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Here’s some of what to expect when the trade fair opens its doors
Credit: Messe Stuttgart
More than 250 companies are expected to take part in the Vision trade fair when it takes place from 5 to 7 October in Stuttgart.
This will be the first major live event for the European vision sector since the pandemic began. ‘After this enforced break, we the exhibitors and Messe Stuttgart can jointly send a positive signal to the international market and the economy, and show that the machine vision industry is looking to the future with optimism,’ said Alexander van der Lof, chief executive of the TKH Group.
‘Face-to-face meetings at trade shows are, and will remain, immensely important for interaction and networking. That is why Vision 2021 is an indispensable platform,’ added Martin Grzymek, director sales Europe at Teledyne.
Messe Stuttgart believes around one in two exhibitors will be from outside of Germany. The show will be smaller – 472 exhibitors from 31 countries presented technology at the 2018 fair, with 11,106 visitors attending – and the assumption is the fair will have a much more European character this year.
In addition to the joint stand for young companies from Germany, funded by the German Federal Ministry of Economics and Energy (BMWi), Messe Stuttgart will premiere Vision Start-up World.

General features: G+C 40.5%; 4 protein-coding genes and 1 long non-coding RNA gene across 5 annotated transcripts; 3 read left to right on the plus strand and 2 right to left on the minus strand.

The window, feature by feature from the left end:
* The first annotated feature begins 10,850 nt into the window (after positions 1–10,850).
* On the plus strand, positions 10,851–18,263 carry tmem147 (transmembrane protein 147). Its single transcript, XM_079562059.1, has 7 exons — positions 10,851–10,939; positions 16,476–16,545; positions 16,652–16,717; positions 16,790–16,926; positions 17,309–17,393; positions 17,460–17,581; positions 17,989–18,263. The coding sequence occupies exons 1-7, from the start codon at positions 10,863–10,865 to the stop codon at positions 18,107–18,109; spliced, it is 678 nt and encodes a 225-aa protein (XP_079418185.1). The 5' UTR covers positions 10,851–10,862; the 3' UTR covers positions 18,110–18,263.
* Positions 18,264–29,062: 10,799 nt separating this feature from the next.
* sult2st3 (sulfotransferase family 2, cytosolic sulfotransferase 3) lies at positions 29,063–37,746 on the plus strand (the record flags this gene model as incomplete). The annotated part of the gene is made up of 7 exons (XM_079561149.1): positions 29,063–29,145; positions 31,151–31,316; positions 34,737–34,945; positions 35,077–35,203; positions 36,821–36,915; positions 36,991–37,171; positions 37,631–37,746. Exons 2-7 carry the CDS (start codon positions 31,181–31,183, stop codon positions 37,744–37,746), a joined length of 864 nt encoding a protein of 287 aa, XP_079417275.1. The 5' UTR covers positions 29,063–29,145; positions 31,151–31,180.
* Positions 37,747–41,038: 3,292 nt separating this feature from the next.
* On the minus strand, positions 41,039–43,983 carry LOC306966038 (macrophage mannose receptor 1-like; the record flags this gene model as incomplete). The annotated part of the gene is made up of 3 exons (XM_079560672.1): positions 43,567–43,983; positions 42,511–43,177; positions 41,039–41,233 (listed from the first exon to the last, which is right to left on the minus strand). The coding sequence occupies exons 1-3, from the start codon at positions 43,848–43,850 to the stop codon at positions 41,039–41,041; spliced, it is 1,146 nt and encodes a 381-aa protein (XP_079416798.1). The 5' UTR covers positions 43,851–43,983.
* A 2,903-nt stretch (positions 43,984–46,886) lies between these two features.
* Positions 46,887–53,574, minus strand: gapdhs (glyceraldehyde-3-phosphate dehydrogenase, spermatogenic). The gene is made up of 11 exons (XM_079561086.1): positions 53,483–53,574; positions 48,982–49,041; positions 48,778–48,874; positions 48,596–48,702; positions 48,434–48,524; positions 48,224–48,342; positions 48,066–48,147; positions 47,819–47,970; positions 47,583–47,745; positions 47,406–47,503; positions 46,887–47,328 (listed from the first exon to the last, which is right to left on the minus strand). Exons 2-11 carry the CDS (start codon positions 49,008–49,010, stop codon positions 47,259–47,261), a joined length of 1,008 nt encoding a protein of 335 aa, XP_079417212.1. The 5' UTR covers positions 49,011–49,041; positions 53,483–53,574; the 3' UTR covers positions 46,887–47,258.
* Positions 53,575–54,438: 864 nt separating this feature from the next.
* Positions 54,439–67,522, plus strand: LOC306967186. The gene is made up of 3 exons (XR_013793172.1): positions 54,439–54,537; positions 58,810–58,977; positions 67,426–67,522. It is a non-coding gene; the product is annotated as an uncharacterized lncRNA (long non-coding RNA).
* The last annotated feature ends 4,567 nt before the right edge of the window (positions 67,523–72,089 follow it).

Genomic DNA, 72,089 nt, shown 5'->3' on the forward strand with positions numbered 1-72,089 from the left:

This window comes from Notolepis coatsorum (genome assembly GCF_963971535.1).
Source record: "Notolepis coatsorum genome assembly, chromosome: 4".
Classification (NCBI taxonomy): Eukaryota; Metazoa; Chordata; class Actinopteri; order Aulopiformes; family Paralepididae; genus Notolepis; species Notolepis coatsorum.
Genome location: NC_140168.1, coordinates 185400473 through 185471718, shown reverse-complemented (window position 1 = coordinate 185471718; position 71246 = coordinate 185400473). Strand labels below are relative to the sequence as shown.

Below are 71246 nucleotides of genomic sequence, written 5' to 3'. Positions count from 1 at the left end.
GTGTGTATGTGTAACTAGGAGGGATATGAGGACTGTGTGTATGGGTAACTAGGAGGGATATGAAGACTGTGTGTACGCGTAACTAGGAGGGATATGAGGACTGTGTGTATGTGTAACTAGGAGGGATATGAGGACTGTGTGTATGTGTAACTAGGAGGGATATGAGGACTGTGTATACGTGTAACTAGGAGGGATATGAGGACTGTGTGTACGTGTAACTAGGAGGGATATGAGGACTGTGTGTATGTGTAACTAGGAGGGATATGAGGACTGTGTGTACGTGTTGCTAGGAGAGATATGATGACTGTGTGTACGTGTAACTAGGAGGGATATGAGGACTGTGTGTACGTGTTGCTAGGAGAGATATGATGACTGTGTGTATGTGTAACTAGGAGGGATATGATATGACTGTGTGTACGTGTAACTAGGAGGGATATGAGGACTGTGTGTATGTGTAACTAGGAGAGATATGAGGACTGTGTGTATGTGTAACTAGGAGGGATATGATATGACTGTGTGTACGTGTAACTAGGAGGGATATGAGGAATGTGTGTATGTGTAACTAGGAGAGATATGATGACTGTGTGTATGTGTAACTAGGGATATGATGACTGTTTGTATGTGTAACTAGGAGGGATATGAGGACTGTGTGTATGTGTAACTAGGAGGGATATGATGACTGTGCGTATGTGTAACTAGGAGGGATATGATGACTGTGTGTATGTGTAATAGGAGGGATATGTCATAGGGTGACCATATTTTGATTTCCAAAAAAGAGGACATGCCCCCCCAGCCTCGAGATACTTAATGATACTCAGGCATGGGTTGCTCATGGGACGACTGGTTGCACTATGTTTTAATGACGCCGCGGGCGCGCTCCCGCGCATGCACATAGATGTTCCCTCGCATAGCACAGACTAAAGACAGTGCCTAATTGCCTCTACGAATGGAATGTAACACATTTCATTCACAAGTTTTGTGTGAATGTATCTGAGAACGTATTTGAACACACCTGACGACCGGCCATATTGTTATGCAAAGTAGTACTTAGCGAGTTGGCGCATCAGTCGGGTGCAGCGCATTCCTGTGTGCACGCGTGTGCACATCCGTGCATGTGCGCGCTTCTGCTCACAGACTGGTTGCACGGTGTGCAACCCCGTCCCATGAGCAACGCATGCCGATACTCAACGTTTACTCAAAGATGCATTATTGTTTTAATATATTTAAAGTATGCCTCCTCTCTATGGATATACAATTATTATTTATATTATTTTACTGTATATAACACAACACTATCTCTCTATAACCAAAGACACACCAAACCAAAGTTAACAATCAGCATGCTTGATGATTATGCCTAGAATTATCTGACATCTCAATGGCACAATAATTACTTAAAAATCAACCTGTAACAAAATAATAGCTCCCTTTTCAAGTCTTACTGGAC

Christoph Garbe, managing shareholder of HD Vision Systems, one of the Start-up World exhibitors, said: ‘The trade fair will not only provide us with a platform for our products and solutions, [but] it will also be a valuable channel to understand and examine the needs of our customers.’
HD Vision Systems, which was named Vision Start-up of the Year in 2020, and is shortlisted for the Vision Award, is planning to present its latest generation of 3D camera based on light field technology in combination with AI algorithms.
The trade fair will also feature an integration area, with integrators like Compar, Euclid Labs and ISW exhibiting. Technology presentations will be held during the Industrial Vision Days forum, organised in combination with the VDMA and will be streamed live and on-demand for the first time.